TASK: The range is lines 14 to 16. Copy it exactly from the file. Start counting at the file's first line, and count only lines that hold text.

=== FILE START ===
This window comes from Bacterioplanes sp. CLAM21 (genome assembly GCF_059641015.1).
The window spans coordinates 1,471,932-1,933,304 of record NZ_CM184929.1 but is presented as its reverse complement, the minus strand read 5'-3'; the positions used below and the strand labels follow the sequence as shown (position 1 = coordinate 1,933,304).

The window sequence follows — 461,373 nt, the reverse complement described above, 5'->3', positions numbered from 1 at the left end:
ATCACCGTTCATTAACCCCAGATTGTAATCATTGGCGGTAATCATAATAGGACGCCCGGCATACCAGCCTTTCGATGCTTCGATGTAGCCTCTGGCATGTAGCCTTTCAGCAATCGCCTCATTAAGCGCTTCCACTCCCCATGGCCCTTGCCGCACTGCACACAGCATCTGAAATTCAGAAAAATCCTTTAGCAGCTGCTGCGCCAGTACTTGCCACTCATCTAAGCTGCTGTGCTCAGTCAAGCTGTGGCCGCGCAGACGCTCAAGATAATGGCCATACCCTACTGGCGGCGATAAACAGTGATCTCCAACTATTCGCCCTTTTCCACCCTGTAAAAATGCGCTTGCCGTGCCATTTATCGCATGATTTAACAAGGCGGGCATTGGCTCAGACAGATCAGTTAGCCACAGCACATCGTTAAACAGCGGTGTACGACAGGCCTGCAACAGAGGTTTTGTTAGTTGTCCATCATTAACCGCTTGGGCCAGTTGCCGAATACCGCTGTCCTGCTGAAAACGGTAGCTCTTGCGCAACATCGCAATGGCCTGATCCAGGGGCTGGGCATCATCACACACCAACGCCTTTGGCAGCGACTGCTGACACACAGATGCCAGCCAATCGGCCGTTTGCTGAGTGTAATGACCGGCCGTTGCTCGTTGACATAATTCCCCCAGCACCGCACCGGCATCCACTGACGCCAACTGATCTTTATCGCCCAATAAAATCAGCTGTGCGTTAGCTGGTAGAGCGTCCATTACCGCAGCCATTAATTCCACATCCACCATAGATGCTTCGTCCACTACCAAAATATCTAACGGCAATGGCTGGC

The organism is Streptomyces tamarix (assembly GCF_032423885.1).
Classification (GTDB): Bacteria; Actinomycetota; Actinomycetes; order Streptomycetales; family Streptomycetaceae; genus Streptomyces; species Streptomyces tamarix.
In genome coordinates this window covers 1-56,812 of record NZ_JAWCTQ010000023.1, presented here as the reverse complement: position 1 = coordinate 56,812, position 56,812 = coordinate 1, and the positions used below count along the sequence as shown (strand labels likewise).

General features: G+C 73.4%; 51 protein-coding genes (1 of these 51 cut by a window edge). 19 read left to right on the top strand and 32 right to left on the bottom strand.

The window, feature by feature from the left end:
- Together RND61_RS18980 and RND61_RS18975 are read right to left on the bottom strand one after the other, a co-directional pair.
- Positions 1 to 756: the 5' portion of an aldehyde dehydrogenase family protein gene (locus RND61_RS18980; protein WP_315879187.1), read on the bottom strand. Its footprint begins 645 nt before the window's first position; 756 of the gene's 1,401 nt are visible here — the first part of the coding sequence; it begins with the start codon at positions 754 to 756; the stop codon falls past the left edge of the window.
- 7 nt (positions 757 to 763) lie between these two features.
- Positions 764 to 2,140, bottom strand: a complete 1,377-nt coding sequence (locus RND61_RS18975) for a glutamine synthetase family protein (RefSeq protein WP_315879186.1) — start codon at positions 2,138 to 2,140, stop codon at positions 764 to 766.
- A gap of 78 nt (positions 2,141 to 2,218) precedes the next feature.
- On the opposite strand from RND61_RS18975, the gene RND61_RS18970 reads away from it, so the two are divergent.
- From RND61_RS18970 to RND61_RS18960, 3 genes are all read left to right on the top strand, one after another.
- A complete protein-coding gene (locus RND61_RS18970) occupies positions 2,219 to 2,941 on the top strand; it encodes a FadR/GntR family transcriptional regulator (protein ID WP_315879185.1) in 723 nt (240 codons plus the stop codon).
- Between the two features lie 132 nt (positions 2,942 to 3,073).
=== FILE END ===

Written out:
- A gap of 78 nt (positions 2,141 to 2,218) precedes the next feature.
- On the opposite strand from RND61_RS18975, the gene RND61_RS18970 reads away from it, so the two are divergent.
- From RND61_RS18970 to RND61_RS18960, 3 genes are all read left to right on the top strand, one after another.